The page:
Chiara Pacella, of Facebook Ireland, gave a talk about "Controlled and uncontrolled environments in social networking web sites and linguistic rules for multilingual web sites". She argued that in social networking web sites, a "controlled" component, generated by content creators, must coexist with an "uncontrolled" component, that is generated by the users. Even if the latter is more difficult to control, it is the former that create more challenges in terms of l10n/i18n. The use of a crowdsourcing approach has proven successful for Facebook, but this was achieved thanks to the implementation of standard linguistic rules that are complex and detailed but, at the same time, easily understandable by the actors involved in the translation process. Key points:
Ian Truscott, VP Products at SDL Tridion, finished off the Users session with a talk entitled "Customizing the multilingual customer experience – deliver targeted online information based on geography, user preferences, channel and visitor demographics ". The talk posited that users are increasingly using social media and different devices next to the 'traditional' web and offline media, and therefore information that was previously unavailable or inaccessible is today shaping their opinions and buying behaviour. As a result, users' expectations have changed and have raised the bar for any organization that interacts with them. They expect that information is always targeted and relevant to their needs, available in their language and on the device of their choice. The presentation sought to highlight some of the specific challenges that are emerging as well as demonstrate the technology available to solve them. Key points:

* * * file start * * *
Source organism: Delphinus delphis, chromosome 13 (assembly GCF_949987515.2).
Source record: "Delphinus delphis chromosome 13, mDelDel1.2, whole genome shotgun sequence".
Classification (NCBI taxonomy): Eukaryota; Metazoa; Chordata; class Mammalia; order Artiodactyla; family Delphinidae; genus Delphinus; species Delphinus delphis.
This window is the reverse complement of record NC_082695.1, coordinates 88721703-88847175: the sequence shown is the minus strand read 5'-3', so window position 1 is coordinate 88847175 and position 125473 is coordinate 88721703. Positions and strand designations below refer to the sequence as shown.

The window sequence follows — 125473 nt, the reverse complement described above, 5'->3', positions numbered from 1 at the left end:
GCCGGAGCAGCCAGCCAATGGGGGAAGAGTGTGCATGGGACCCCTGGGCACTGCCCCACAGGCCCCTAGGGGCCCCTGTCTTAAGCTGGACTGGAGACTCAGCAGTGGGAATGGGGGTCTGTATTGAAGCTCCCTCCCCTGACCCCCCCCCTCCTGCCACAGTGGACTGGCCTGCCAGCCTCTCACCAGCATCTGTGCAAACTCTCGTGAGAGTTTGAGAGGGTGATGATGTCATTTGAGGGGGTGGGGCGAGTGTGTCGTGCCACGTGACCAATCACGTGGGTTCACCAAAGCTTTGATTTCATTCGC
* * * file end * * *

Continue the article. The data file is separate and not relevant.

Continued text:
The Q&A, began a question about what progress Lionbridge and SDL have made with regard to managing social media translations. There was a comment that ICU is working on library support for handling gender and plural variations for complex language display. And there was a question about the sources of the theories that underlie Maarten's work. For details, see the related links.
This session was chaired by Charles McCathieNevile of Opera Software.
Jaap van der Meer of TAUS presented the anchor talk for the Policy session with a talk entitled "Perspectives on interoperability and open translation platforms". This presentation gave a summary of the joint TAUS-LISA survey on translation industry interoperability and a report from the recent Standards Summit in Boston (February 28-March 1) as well as perspectives on open translation platforms from TAUS Executive Forums. Key points:
Fernando Serván, Senior Programme Officer in the Meeting Planning and Language Support Group of the FAO of the UN, presented "From multilingual documents \\to multilingual web sites: challenges for international organizations with a global mandate". International organizations face many challenges when trying to reach their global audience in as many languages as possible. The Food and Agriculture Organization of the United Nations (FAO) works in six languages (Arabic, Chinese, English, French, Russian and Spanish) to try to have an impact in the agricultural sector of its member countries. The presentation focused on the need of multilingual support on the Web and referred to standards and best practices needed. It covered aspects such as the creation and deployment of multilingual content, the translation needs and possible integration of TM and MT, the availability of CAT tools, etc. Key points:
Stelios Piperidis, Senior Researcher at ILSP-"Athena" RC, gave a talk entitled "On the way to sharing Language Resources: principles, challenges, solutions". This talk presented the basic features of the META-SHARE architecture, the repositories network, and the metadata schema. It then discussed the principles that META-SHARE uses regarding language resource sharing and the instruments that support them, the membership types along with the privileges and obligations they entail, as well as the legal infrastructure that META-SHARE will employ to achieve its goals. The talk concluded by elaborating on potential synergies with neighbouring initiatives and future plans at large. Key points: